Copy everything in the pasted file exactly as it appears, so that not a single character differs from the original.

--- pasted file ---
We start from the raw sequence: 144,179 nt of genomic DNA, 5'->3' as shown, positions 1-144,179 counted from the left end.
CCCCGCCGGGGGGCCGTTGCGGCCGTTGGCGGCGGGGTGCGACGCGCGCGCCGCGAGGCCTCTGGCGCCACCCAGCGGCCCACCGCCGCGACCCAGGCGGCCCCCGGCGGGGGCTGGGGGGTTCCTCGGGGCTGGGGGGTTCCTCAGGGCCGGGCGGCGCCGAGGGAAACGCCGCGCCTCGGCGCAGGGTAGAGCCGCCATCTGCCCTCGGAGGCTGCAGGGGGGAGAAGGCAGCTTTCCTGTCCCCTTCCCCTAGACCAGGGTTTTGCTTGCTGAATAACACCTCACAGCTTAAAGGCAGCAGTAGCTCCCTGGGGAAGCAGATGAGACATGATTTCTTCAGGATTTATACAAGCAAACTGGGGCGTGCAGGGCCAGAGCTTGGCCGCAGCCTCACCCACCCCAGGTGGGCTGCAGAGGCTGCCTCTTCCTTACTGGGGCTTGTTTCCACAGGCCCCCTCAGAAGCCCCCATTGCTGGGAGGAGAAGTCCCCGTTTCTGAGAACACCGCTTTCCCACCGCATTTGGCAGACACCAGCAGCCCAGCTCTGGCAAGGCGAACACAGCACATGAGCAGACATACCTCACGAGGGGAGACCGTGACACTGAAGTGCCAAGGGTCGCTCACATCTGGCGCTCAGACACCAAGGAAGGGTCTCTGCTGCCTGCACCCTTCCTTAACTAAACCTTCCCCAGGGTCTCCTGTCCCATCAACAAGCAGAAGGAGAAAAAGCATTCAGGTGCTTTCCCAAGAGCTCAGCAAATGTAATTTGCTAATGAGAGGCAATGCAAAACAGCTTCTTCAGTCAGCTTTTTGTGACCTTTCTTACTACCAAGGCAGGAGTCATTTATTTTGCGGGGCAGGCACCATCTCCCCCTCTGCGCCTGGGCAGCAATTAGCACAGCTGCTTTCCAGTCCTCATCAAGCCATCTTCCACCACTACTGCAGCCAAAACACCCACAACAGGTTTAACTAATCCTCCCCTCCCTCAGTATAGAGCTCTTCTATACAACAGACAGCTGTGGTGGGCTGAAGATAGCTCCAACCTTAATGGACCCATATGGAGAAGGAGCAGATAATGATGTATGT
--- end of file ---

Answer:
We start from the raw sequence: 144,179 nt of genomic DNA, 5'->3' as shown, positions 1-144,179 counted from the left end.
CCCCGCCGGGGGGCCGTTGCGGCCGTTGGCGGCGGGGTGCGACGCGCGCGCCGCGAGGCCTCTGGCGCCACCCAGCGGCCCACCGCCGCGACCCAGGCGGCCCCCGGCGGGGGCTGGGGGGTTCCTCGGGGCTGGGGGGTTCCTCAGGGCCGGGCGGCGCCGAGGGAAACGCCGCGCCTCGGCGCAGGGTAGAGCCGCCATCTGCCCTCGGAGGCTGCAGGGGGGAGAAGGCAGCTTTCCTGTCCCCTTCCCCTAGACCAGGGTTTTGCTTGCTGAATAACACCTCACAGCTTAAAGGCAGCAGTAGCTCCCTGGGGAAGCAGATGAGACATGATTTCTTCAGGATTTATACAAGCAAACTGGGGCGTGCAGGGCCAGAGCTTGGCCGCAGCCTCACCCACCCCAGGTGGGCTGCAGAGGCTGCCTCTTCCTTACTGGGGCTTGTTTCCACAGGCCCCCTCAGAAGCCCCCATTGCTGGGAGGAGAAGTCCCCGTTTCTGAGAACACCGCTTTCCCACCGCATTTGGCAGACACCAGCAGCCCAGCTCTGGCAAGGCGAACACAGCACATGAGCAGACATACCTCACGAGGGGAGACCGTGACACTGAAGTGCCAAGGGTCGCTCACATCTGGCGCTCAGACACCAAGGAAGGGTCTCTGCTGCCTGCACCCTTCCTTAACTAAACCTTCCCCAGGGTCTCCTGTCCCATCAACAAGCAGAAGGAGAAAAAGCATTCAGGTGCTTTCCCAAGAGCTCAGCAAATGTAATTTGCTAATGAGAGGCAATGCAAAACAGCTTCTTCAGTCAGCTTTTTGTGACCTTTCTTACTACCAAGGCAGGAGTCATTTATTTTGCGGGGCAGGCACCATCTCCCCCTCTGCGCCTGGGCAGCAATTAGCACAGCTGCTTTCCAGTCCTCATCAAGCCATCTTCCACCACTACTGCAGCCAAAACACCCACAACAGGTTTAACTAATCCTCCCCTCCCTCAGTATAGAGCTCTTCTATACAACAGACAGCTGTGGTGGGCTGAAGATAGCTCCAACCTTAATGGACCCATATGGAGAAGGAGCAGATAATGATGTATGT